One possible embodiment of the flexible threaded shaft actuator 120 is essentially depicted in FIGS. 3A, 3B and 3C, wherein at least one flexible threaded shaft-based actuator 110 generally propels at least one motorcycle-shaped movable indicator 40 along a pathway (e.g. slot 50, open top 138), which could have one or more curves, spirals, loops and the like, generally laid over one or more three-dimensional contours (e.g., projection, depressions and the like) on the display face 12. Such contours in at least one version could represent hilly landscapes.

Due to the compact and flexible nature of this flexible threaded shaft actuator 120 embodiment, it could be foreseeable that multiple flexible threaded shaft-based game actuators 120 could be combined on a single display device 10. In at least one version, it could be possible that the pathways for the multiple flexible threaded shaft-based game actuators 120 could possible have a substantially parallel (or non-parallel) orientation (e.g. such as to generally emulate a motorcycle race).

In addition to the physical connection means between movable indicator 40 and actuator 18 as described above, other embodiments of the invention could provide for the movement of a movable indicator 40 that is not in direct physical communication with the actuator 18. These embodiments of the invention would utilize magnetic attraction whereby a magnet (not shown) located in the communication device 6 located above the display face 12 would be attracted to a corresponding secondary magnet (not shown) attached to the actuator 18 located below the display face 12. Thus, the magnetic attraction could force the communication device to follow on the top of the display face 12 the pathway below the display face 12 as taken by the moving part of the actuator containing the secondary magnet. This movement would be very similar in manner and operation of music boxes which featured the illusion of rotating figurines of dancers/skaters apparently gliding about on their own power upon the mirrored top of the music box. These means of non-direct communication between communication device(s) 6 and actuator(s) 18, which lack a fixed pathway (e.g., a slot 50), could allow for the creation of at least one pathway on the display device 10 which could be changed during the operation of the invention.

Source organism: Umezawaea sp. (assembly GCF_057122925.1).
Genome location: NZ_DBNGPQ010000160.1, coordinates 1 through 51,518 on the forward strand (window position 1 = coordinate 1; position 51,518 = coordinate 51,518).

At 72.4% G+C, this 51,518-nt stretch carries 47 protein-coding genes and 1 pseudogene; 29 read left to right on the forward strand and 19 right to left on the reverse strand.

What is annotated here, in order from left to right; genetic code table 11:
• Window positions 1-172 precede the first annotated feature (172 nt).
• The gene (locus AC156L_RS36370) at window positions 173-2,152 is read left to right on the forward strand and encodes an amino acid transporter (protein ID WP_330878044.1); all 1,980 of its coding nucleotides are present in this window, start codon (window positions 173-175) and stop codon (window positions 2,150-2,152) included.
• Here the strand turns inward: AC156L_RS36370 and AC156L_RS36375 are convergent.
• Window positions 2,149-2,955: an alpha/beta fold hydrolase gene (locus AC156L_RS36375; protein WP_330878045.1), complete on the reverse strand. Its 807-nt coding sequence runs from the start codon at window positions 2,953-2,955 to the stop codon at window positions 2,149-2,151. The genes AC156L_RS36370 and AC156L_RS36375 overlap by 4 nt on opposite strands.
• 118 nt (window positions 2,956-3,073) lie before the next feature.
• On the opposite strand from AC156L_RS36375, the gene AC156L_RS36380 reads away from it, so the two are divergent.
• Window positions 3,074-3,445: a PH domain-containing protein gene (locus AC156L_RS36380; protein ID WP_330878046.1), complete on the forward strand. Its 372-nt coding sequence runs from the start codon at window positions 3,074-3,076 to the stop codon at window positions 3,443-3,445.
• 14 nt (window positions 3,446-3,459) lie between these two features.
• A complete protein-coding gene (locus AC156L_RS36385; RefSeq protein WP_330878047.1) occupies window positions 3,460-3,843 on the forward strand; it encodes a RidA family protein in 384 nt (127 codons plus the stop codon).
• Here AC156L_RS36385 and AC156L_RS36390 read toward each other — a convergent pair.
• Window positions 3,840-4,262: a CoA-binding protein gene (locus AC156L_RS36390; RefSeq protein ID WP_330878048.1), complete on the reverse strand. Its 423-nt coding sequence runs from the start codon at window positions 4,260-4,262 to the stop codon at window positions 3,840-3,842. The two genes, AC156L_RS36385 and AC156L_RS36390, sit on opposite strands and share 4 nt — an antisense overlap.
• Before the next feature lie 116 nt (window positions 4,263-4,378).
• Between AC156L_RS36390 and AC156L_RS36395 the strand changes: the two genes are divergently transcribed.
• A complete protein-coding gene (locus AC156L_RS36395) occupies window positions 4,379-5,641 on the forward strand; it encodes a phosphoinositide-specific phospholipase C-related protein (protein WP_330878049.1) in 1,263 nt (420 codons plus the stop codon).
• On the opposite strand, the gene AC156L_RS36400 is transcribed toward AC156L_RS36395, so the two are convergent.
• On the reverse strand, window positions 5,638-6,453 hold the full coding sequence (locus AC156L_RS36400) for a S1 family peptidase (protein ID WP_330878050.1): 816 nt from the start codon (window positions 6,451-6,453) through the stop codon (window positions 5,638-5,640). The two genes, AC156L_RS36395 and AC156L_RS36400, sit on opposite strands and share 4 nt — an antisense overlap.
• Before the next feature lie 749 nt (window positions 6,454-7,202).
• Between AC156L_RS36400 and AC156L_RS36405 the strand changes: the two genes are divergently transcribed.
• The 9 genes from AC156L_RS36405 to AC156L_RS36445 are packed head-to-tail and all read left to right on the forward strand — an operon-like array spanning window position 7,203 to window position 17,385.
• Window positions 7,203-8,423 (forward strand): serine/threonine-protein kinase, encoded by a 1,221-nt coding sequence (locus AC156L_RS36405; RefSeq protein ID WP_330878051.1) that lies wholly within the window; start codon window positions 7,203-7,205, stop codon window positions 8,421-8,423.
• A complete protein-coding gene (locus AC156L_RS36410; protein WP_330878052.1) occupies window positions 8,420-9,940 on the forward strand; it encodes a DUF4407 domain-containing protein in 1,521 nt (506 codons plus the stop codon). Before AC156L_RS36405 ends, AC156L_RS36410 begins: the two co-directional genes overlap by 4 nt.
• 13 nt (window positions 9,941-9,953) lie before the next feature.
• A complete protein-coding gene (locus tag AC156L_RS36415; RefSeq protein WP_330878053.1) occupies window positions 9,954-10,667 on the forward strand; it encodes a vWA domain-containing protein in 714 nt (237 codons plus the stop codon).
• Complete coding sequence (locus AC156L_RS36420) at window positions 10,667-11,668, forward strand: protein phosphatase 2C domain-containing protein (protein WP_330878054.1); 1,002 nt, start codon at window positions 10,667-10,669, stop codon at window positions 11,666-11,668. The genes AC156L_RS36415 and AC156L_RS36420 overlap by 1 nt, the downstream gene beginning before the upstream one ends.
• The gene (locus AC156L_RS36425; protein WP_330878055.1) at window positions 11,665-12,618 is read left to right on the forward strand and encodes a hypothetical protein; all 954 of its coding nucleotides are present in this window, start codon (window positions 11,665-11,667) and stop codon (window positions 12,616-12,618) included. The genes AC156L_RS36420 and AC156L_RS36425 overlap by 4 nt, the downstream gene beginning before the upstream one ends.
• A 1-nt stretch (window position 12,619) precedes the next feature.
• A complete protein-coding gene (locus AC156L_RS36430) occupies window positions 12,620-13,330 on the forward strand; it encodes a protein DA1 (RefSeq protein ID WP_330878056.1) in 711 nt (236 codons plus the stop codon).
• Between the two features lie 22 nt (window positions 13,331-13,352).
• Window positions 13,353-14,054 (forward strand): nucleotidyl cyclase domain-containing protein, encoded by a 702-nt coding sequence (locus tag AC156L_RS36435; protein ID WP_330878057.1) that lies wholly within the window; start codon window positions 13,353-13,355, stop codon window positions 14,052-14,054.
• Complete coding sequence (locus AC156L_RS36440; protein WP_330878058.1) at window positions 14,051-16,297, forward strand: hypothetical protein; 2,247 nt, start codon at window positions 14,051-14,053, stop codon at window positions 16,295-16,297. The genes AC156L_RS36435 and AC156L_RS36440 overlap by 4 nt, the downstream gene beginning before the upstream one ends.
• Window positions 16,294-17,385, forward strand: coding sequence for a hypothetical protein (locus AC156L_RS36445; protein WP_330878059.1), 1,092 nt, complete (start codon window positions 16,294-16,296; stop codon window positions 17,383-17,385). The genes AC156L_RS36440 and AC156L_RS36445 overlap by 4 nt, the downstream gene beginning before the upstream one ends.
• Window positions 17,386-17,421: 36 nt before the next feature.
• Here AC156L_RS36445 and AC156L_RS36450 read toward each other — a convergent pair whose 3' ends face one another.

In at least one possible embodiment, one or more of the displays 14 could also be given movement by the actuator 18, such as a solenoid-based actuator 180, which is shown in FIG. 2. The solenoid-based actuator 180 could be located behind the display face 12 and is connected to a portion of display 22, which moves relative to the solenoid actuator 180 through an aperture in the display face 12. The movement imparted by the solenoid-based actuator 180 to the attached display 14 could include, but not be limited to, moving the display 22 closer to; away from; through the gaming display face 12 (not shown) or any combination thereof. The movement of solenoid-based actuator 180 would be controlled by controller 140 or any other control system known to the art or yet to be developed in the art.